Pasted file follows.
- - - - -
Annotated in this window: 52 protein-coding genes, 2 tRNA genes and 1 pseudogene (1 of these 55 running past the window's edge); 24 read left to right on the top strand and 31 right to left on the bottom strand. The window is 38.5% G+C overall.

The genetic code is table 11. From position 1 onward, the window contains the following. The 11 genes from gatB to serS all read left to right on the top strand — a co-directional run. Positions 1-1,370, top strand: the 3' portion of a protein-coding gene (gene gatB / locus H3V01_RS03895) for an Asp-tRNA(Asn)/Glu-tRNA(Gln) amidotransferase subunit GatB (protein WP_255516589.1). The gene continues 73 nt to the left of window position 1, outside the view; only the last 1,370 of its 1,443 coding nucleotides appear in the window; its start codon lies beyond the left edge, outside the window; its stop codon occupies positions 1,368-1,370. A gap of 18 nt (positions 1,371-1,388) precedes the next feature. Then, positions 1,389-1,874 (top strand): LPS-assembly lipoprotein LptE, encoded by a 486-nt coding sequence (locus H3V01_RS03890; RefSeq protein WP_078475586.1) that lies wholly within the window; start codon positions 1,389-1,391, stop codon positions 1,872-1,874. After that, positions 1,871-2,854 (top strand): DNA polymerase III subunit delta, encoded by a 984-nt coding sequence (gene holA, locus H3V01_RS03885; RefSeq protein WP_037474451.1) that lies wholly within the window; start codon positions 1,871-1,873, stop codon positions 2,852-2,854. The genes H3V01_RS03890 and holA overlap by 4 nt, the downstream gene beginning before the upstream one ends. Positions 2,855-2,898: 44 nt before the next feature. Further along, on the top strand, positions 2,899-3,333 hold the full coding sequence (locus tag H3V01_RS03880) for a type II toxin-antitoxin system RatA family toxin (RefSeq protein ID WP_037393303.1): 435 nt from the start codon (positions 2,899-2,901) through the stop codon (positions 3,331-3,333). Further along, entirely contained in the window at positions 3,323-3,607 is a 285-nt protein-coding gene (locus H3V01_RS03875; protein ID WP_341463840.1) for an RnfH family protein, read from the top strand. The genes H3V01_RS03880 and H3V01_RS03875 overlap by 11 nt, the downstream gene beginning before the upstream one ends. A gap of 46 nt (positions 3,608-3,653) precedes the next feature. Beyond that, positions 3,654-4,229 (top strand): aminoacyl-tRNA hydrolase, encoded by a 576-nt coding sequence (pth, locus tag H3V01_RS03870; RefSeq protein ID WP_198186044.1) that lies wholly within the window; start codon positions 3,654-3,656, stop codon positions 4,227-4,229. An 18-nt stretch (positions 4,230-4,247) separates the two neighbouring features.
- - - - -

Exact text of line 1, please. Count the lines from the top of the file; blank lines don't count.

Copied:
Annotated in this window: 52 protein-coding genes, 2 tRNA genes and 1 pseudogene (1 of these 55 running past the window's edge); 24 read left to right on the top strand and 31 right to left on the bottom strand. The window is 38.5% G+C overall.